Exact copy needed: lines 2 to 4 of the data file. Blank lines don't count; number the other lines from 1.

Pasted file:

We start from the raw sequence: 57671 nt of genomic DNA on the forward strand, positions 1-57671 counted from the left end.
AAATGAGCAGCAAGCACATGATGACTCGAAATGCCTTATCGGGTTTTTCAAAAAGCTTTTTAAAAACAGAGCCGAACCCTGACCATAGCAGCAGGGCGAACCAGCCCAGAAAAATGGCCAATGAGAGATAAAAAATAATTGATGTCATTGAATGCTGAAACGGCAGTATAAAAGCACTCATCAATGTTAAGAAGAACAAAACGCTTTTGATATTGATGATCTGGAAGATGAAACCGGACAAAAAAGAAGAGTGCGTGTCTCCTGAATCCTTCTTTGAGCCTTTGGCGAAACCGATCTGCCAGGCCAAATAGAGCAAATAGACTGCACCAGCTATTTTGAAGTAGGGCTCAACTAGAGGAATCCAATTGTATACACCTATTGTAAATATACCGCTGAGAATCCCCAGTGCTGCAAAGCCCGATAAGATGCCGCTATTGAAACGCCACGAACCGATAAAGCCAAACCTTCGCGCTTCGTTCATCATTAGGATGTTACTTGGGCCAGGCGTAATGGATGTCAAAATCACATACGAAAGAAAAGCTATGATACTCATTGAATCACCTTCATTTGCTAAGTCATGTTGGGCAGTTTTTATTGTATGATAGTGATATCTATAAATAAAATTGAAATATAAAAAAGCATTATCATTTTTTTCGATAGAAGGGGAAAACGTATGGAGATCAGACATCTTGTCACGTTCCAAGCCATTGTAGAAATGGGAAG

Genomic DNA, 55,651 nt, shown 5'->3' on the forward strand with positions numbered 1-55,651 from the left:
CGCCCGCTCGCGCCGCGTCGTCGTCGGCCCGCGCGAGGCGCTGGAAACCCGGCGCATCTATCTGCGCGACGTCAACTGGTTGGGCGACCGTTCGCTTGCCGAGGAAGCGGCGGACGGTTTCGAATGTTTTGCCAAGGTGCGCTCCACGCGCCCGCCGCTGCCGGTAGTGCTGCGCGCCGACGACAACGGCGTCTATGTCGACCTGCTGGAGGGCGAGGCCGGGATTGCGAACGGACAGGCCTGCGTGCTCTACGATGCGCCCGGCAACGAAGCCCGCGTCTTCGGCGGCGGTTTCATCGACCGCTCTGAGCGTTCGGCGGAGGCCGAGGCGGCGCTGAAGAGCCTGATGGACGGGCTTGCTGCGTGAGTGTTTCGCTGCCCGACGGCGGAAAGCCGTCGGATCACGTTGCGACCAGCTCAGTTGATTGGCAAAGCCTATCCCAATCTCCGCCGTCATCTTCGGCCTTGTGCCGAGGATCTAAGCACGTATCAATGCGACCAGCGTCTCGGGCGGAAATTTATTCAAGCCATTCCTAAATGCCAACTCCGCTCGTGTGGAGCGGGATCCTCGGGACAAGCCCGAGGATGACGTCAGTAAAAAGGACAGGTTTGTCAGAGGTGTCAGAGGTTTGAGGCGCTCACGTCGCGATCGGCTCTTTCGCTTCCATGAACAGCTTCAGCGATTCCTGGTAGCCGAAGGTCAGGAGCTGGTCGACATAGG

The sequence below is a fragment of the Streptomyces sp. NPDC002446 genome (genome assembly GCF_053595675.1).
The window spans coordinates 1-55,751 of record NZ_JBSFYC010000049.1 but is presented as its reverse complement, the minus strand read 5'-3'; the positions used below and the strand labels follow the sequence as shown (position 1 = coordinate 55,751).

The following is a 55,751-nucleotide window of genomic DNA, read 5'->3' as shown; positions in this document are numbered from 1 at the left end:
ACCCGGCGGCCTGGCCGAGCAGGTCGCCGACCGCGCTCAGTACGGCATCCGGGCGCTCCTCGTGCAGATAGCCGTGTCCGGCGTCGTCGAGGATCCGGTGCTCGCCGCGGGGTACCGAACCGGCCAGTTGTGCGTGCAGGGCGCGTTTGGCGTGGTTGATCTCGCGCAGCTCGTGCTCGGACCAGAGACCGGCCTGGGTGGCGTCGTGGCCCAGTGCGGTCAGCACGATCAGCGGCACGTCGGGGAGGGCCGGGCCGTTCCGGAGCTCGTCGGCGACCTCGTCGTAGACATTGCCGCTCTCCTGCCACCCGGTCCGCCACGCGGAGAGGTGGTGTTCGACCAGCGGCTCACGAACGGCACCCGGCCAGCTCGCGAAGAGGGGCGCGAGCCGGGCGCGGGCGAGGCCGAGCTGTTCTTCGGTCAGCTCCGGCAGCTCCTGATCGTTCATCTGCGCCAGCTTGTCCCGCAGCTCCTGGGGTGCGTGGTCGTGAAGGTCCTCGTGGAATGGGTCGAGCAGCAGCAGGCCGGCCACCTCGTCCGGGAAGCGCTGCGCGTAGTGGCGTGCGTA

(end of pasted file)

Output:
AAATGAGCAGCAAGCACATGATGACTCGAAATGCCTTATCGGGTTTTTCAAAAAGCTTTTTAAAAACAGAGCCGAACCCTGACCATAGCAGCAGGGCGAACCAGCCCAGAAAAATGGCCAATGAGAGATAAAAAATAATTGATGTCATTGAATGCTGAAACGGCAGTATAAAAGCACTCATCAATGTTAAGAAGAACAAAACGCTTTTGATATTGATGATCTGGAAGATGAAACCGGACAAAAAAGAAGAGTGCGTGTCTCCTGAATCCTTCTTTGAGCCTTTGGCGAAACCGATCTGCCAGGCCAAATAGAGCAAATAGACTGCACCAGCTATTTTGAAGTAGGGCTCAACTAGAGGAATCCAATTGTATACACCTATTGTAAATATACCGCTGAGAATCCCCAGTGCTGCAAAGCCCGATAAGATGCCGCTATTGAAACGCCACGAACCGATAAAGCCAAACCTTCGCGCTTCGTTCATCATTAGGATGTTACTTGGGCCAGGCGTAATGGATGTCAAAATCACATACGAAAGAAAAGCTATGATACTCATTGAATCACCTTCATTTGCTAAGTCATGTTGGGCAGTTTTTATTGTATGATAGTGATATCTATAAATAAAATTGAAATATAAAAAAGCATTATCATTTTTTTCGATAGAAGGGGAAAACGTATGGAGATCAGACATCTTGTCACGTTCCAAGCCATTGTAGAAATGGGAAG

Genomic DNA, 55,651 nt, shown 5'->3' on the forward strand with positions numbered 1-55,651 from the left:
CGCCCGCTCGCGCCGCGTCGTCGTCGGCCCGCGCGAGGCGCTGGAAACCCGGCGCATCTATCTGCGCGACGTCAACTGGTTGGGCGACCGTTCGCTTGCCGAGGAAGCGGCGGACGGTTTCGAATGTTTTGCCAAGGTGCGCTCCACGCGCCCGCCGCTGCCGGTAGTGCTGCGCGCCGACGACAACGGCGTCTATGTCGACCTGCTGGAGGGCGAGGCCGGGATTGCGAACGGACAGGCCTGCGTGCTCTACGATGCGCCCGGCAACGAAGCCCGCGTCTTCGGCGGCGGTTTCATCGACCGCTCTGAGCGTTCGGCGGAGGCCGAGGCGGCGCTGAAGAGCCTGATGGACGGGCTTGCTGCGTGAGTGTTTCGCTGCCCGACGGCGGAAAGCCGTCGGATCACGTTGCGACCAGCTCAGTTGATTGGCAAAGCCTATCCCAATCTCCGCCGTCATCTTCGGCCTTGTGCCGAGGATCTAAGCACGTATCAATGCGACCAGCGTCTCGGGCGGAAATTTATTCAAGCCATTCCTAAATGCCAACTCCGCTCGTGTGGAGCGGGATCCTCGGGACAAGCCCGAGGATGACGTCAGTAAAAAGGACAGGTTTGTCAGAGGTGTCAGAGGTTTGAGGCGCTCACGTCGCGATCGGCTCTTTCGCTTCCATGAACAGCTTCAGCGATTCCTGGTAGCCGAAGGTCAGGAGCTGGTCGACATAGG